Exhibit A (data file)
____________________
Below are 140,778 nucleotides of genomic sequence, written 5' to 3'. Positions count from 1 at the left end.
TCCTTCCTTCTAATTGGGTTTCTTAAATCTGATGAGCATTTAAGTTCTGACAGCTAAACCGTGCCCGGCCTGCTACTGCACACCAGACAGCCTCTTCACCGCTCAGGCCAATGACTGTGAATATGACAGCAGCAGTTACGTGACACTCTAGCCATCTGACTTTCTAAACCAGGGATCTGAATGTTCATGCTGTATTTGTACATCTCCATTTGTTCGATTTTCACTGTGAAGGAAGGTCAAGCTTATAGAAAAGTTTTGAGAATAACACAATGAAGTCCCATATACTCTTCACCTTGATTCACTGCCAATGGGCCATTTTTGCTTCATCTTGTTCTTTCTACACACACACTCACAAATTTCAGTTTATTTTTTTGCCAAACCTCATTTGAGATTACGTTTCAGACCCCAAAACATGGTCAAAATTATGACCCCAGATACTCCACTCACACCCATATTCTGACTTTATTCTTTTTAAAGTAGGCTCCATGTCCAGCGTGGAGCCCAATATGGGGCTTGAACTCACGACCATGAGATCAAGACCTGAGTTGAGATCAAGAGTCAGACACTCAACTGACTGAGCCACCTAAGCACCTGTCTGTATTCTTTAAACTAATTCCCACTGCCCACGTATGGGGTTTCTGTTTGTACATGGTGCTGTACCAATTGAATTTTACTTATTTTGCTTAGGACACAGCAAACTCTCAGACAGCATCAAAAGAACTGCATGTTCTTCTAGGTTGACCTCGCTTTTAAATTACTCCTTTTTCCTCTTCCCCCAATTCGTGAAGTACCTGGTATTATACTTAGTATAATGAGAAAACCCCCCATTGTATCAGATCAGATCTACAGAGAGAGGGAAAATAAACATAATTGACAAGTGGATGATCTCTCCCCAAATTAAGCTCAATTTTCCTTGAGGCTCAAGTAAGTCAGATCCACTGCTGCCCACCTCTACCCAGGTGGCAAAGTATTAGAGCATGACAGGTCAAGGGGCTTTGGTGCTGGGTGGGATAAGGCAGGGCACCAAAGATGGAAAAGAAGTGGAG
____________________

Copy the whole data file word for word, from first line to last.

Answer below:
Below are 140,778 nucleotides of genomic sequence, written 5' to 3'. Positions count from 1 at the left end.
TCCTTCCTTCTAATTGGGTTTCTTAAATCTGATGAGCATTTAAGTTCTGACAGCTAAACCGTGCCCGGCCTGCTACTGCACACCAGACAGCCTCTTCACCGCTCAGGCCAATGACTGTGAATATGACAGCAGCAGTTACGTGACACTCTAGCCATCTGACTTTCTAAACCAGGGATCTGAATGTTCATGCTGTATTTGTACATCTCCATTTGTTCGATTTTCACTGTGAAGGAAGGTCAAGCTTATAGAAAAGTTTTGAGAATAACACAATGAAGTCCCATATACTCTTCACCTTGATTCACTGCCAATGGGCCATTTTTGCTTCATCTTGTTCTTTCTACACACACACTCACAAATTTCAGTTTATTTTTTTGCCAAACCTCATTTGAGATTACGTTTCAGACCCCAAAACATGGTCAAAATTATGACCCCAGATACTCCACTCACACCCATATTCTGACTTTATTCTTTTTAAAGTAGGCTCCATGTCCAGCGTGGAGCCCAATATGGGGCTTGAACTCACGACCATGAGATCAAGACCTGAGTTGAGATCAAGAGTCAGACACTCAACTGACTGAGCCACCTAAGCACCTGTCTGTATTCTTTAAACTAATTCCCACTGCCCACGTATGGGGTTTCTGTTTGTACATGGTGCTGTACCAATTGAATTTTACTTATTTTGCTTAGGACACAGCAAACTCTCAGACAGCATCAAAAGAACTGCATGTTCTTCTAGGTTGACCTCGCTTTTAAATTACTCCTTTTTCCTCTTCCCCCAATTCGTGAAGTACCTGGTATTATACTTAGTATAATGAGAAAACCCCCCATTGTATCAGATCAGATCTACAGAGAGAGGGAAAATAAACATAATTGACAAGTGGATGATCTCTCCCCAAATTAAGCTCAATTTTCCTTGAGGCTCAAGTAAGTCAGATCCACTGCTGCCCACCTCTACCCAGGTGGCAAAGTATTAGAGCATGACAGGTCAAGGGGCTTTGGTGCTGGGTGGGATAAGGCAGGGCACCAAAGATGGAAAAGAAGTGGAG